Need a great gift for a graduate, newlywed, service member? I’ll break down the process, give you several options, and show you how to get started making a t-shirt quilt.
Originally, I wasn’t sure of the best way to do a t-shirt quilt segment because there's just so much to cover. Because so many of you wrote in wanting information on the technique, I thought I needed to cover it.
When I worked for a dealer, t-shirt quilts were quite popular--and they've never lost their popularity! The shirts generally reflect hobbies and interests, even places that were visited, making them the ideal pieces for a memory quilt. These are not heirloom quilts, so you don't have to stress over them too much but, for some reason, I know a lot of us are afraid to make t-shirt quilts.
I have a confession. I was afraid to create a t-shirt quilt the first time. Each one I've made presents its own set of challenges as no two t-shirt quilts are the same. I think the fear is that there really isn’t a pattern, so we don't know exactly how they will look in the end.
We are used to following a pattern, following a set of rules. It can be a bit intimidating without them. The nice side of that is that you have complete artistic license. Whatever you want, you can make it work. If you cut something too small, we have a way to fix it. If it's too big, you can always cut it down. You can add sashing or make them without.
I've seen t-shirt quilts made with as few as four t-shirts. You might be thinking, “How on earth can you make a quilt with only four shirts?” Nancy Zieman did a segment on creating t-shirt clothes and she had a quilt hanging behind her, made from only four shirts. To make the quilt bigger, they filled in with traditional quilt blocks. Mix and match media and mix and match fabrics. The sky's the limit.
1. Wash Shirts
Make sure that the t-shirts are clean and have been washed. When you stack them up, see if they kind of talk to you and tell you what they want you to do with them. Would you believe I've even cut up cheerleading uniforms using this process? You can make quilts out of baby clothes, too.
2. Determine Block Size
Now I like to break down my t-shirts into blocks so that I'm not dealing with the whole quilt all at once. Think in terms of one block at a time. See which has the biggest design because you want all the blocks to be the same size. Sometimes a t-shirt will stand out as the center of attention.
Using a square ruler, this one is 12.5 inches, helps when auditioning the shirt designs. With clothing from children and babies, the squares will be proportionately smaller.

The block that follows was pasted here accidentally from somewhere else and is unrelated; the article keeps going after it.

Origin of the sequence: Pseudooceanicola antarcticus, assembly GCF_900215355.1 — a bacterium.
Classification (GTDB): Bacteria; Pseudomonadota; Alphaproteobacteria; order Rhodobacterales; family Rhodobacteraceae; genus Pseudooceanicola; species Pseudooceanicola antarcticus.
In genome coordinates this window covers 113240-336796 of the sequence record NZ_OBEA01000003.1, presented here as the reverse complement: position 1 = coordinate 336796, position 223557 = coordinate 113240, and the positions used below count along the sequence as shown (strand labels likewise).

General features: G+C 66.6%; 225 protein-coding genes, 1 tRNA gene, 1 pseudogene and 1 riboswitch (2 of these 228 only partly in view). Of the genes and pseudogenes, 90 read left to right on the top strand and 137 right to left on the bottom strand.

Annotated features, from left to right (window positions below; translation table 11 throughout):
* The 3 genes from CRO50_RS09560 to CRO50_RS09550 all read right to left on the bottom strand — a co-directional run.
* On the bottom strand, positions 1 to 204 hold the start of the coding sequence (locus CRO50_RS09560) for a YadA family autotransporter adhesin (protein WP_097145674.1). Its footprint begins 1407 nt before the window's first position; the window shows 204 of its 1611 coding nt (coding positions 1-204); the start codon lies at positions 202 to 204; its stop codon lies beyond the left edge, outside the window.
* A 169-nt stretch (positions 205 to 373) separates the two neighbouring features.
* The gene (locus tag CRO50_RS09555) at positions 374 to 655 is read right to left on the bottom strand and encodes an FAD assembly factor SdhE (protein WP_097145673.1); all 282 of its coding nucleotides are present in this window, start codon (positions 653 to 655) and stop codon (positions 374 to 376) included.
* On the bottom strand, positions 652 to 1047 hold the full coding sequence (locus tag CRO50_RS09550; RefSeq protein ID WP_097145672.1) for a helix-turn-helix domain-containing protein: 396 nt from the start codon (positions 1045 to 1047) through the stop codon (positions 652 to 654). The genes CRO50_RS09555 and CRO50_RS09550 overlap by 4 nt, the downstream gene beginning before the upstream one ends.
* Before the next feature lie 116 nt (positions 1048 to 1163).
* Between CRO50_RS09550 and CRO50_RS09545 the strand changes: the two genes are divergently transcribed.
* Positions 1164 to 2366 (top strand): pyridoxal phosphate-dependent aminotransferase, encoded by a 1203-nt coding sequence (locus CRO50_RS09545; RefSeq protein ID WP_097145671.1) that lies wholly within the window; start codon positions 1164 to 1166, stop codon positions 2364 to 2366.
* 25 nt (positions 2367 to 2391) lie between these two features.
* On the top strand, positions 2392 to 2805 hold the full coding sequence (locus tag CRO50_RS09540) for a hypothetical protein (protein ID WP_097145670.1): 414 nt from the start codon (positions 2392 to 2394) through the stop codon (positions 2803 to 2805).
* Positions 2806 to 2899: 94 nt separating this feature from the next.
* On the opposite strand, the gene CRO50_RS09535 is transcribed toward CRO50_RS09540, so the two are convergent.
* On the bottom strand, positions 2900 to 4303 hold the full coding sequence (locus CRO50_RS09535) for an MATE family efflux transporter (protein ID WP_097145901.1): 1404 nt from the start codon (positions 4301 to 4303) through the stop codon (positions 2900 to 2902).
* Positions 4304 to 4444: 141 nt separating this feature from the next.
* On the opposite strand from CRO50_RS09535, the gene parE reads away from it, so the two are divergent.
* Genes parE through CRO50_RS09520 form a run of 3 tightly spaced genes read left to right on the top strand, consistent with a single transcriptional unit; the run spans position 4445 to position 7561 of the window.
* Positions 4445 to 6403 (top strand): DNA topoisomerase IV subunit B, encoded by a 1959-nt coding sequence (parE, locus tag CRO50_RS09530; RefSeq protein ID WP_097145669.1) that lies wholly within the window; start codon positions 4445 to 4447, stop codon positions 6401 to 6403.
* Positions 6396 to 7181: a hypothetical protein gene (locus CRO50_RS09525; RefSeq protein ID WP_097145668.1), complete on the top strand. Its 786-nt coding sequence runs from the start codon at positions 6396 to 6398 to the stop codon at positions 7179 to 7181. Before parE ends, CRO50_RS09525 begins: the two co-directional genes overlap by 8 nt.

3. Making Necklines Work
With this one, when if I try to center it under the ruler, I will end up cutting into the neckline. There are three ways to approach that.
Use the neckline
I've seen t-shirt quilts where they use the neckline. I had to on a few of those cheerleading uniforms because they had such a deep V neck. Just put another piece of fabric behind it. That's why we always, always save all our little pieces of cut t-shirts until we've completed our quilt.
Build up the block
You can also center-trim the design and then add strips of t-shirt or quilt fabric to bring the block up to size.
Just wing it
The third option is where you don't worry about the design being centered in the block and cut it as close to the bottom edge of the neckline as possible. It's okay to not have everything perfectly squared. Anything goes!
The same cutting guidelines apply to any printing on the back of the shirts. You may find that many of the shirt designs will work better with a larger sized block. If logos are too large for the size you choose, you can always make it a double sized block.
4. Logos and Sleeves
Smaller logos found on pockets or left chest can be combined with other shirt pieces to create blocks. Sleeves often contain enough fabric for a block on their own, and interesting accents, like stripes, can be useful.
Avoid using any part of the armpit for obvious reasons. :)
5. Cutting Shirts
When it comes to cutting up your shirts, you can use standard scissors or a rotary cutter. Don’t worry if your cut lines are not straight, you will straighten them up when you cut out the actual blocks.
Start by cutting off the sleeves.
Then, right along the shoulder seam.
Open up your t-shirt and fold it in half the opposite direction. Smooth it out. Cut down the middle here (centered with the cutout arm holes). Keep the back and the sleeves together until you have your blocks figured out.
6. Adding Interfacing
Because t-shirt fabric is stretchy, it needs stabilized. Now that the shirt is flat, it’s easier to handle and iron on Pellon P44F fusible interfacing. It is very fine and doesn’t affect the hand of the fabric. (Note: This is a great place to use your steam press if you have one!)
Do not touch the logos or anything that's been silk-screened on the t-shirt with a hot iron because it will melt. Use a pressing cloth if you're ironing the top of your t-shirt. Don’t bother fusing extra sleeve or back pieces until you know that you need them.
I cut a section of fusible the width of the bolt and centered it over the back of my t-shirt fabric. Put the bumpy side next to the wrong side of the t-shirt, use a pressing cloth with a lot of steam, and press for about ten seconds in each section. I generally steam sections in place and then iron the entire surface.
I don’t trim interfacing until I cut the blocks to size. That way, if I need to add fabric to an area that was too short on interfacing, I can overlap interfacing for the length I need.
Gather up your shirts and get them ready. You can watch the video here. Check back next time for part two!
May your day be blessed with perfect stitches and GlitterFlex!!